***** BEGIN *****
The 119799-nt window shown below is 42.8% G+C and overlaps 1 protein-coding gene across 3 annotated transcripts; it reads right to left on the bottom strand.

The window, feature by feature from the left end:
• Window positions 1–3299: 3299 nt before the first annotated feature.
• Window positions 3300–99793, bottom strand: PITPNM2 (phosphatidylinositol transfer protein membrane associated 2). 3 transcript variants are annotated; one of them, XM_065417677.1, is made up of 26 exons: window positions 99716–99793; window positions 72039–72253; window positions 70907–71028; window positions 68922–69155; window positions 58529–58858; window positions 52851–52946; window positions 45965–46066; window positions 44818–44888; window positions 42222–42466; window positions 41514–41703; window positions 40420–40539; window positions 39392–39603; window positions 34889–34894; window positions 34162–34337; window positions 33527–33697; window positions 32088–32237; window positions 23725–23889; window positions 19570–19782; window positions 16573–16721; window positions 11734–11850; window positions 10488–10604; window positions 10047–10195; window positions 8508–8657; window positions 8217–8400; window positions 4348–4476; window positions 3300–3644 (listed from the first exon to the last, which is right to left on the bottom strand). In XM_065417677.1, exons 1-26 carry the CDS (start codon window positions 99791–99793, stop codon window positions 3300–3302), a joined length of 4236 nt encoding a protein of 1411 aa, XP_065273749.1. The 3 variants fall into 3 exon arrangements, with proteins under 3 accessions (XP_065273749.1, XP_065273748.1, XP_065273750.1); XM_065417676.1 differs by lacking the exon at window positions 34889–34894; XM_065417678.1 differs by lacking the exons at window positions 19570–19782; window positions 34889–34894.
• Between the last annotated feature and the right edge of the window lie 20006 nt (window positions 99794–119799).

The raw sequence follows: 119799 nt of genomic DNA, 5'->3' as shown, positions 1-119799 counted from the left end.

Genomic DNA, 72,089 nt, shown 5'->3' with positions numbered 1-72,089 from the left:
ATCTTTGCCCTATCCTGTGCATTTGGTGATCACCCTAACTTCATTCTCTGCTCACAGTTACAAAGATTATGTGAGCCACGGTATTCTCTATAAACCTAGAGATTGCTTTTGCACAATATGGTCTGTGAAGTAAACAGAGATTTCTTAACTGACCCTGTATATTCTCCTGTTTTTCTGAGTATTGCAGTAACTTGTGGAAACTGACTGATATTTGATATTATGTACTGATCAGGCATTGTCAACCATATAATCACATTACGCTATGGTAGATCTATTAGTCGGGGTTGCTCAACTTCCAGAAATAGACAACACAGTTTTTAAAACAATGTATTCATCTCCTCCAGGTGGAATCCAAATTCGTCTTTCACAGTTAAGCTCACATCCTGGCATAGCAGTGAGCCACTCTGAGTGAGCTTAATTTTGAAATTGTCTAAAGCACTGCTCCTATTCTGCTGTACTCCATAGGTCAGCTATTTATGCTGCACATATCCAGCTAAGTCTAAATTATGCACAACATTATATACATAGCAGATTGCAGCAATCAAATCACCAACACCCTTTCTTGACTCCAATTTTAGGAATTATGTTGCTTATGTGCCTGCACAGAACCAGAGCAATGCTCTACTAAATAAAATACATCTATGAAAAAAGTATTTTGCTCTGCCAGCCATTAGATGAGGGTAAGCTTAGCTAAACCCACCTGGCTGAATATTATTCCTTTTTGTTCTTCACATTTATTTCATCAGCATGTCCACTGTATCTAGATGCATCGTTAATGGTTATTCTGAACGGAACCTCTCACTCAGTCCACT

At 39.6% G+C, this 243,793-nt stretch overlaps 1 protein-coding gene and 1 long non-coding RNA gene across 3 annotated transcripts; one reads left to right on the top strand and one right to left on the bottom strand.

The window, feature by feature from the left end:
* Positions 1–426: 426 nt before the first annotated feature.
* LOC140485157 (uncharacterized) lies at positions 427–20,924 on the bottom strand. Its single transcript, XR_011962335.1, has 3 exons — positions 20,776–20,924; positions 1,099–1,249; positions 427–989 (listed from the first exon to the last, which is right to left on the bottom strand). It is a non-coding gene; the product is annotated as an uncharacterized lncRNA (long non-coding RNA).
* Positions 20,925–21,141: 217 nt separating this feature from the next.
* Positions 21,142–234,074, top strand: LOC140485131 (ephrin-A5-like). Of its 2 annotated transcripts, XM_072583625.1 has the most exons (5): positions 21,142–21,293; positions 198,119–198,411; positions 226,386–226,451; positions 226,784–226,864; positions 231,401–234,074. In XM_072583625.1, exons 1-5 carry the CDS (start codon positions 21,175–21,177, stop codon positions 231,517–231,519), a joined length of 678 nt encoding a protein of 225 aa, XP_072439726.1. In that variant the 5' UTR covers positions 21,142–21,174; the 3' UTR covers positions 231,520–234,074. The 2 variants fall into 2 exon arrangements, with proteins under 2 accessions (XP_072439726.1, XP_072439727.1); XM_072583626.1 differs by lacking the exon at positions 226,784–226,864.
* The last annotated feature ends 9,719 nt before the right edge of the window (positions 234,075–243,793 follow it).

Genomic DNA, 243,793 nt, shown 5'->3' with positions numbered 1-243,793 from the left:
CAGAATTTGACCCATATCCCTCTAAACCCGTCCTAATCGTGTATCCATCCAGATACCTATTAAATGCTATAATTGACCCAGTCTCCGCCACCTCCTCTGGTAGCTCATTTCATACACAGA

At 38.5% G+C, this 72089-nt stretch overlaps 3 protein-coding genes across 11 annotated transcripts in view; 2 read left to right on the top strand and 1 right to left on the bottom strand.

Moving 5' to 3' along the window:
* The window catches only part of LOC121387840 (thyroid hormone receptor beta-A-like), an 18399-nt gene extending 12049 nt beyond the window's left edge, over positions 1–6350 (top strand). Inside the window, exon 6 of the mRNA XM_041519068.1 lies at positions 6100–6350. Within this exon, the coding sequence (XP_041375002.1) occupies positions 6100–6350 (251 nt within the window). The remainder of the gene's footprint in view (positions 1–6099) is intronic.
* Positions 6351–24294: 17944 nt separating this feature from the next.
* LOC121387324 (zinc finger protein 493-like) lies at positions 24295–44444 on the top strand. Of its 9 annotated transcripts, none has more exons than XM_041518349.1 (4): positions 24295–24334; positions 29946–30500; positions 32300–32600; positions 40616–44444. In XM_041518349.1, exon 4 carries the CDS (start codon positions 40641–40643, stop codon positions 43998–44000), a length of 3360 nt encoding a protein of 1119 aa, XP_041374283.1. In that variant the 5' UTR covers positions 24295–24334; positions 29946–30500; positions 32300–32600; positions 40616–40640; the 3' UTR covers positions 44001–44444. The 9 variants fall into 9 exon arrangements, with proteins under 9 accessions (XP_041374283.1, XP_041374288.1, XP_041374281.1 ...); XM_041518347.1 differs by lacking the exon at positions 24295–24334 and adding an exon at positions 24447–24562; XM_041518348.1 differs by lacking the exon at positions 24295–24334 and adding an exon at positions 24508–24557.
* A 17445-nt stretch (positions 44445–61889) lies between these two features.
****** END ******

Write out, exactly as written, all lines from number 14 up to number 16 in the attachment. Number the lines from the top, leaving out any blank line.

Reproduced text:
* Positions 21,142–234,074, top strand: LOC140485131 (ephrin-A5-like). Of its 2 annotated transcripts, XM_072583625.1 has the most exons (5): positions 21,142–21,293; positions 198,119–198,411; positions 226,386–226,451; positions 226,784–226,864; positions 231,401–234,074. In XM_072583625.1, exons 1-5 carry the CDS (start codon positions 21,175–21,177, stop codon positions 231,517–231,519), a joined length of 678 nt encoding a protein of 225 aa, XP_072439726.1. In that variant the 5' UTR covers positions 21,142–21,174; the 3' UTR covers positions 231,520–234,074. The 2 variants fall into 2 exon arrangements, with proteins under 2 accessions (XP_072439726.1, XP_072439727.1); XM_072583626.1 differs by lacking the exon at positions 226,784–226,864.
* The last annotated feature ends 9,719 nt before the right edge of the window (positions 234,075–243,793 follow it).

Genomic DNA, 243,793 nt, shown 5'->3' with positions numbered 1-243,793 from the left: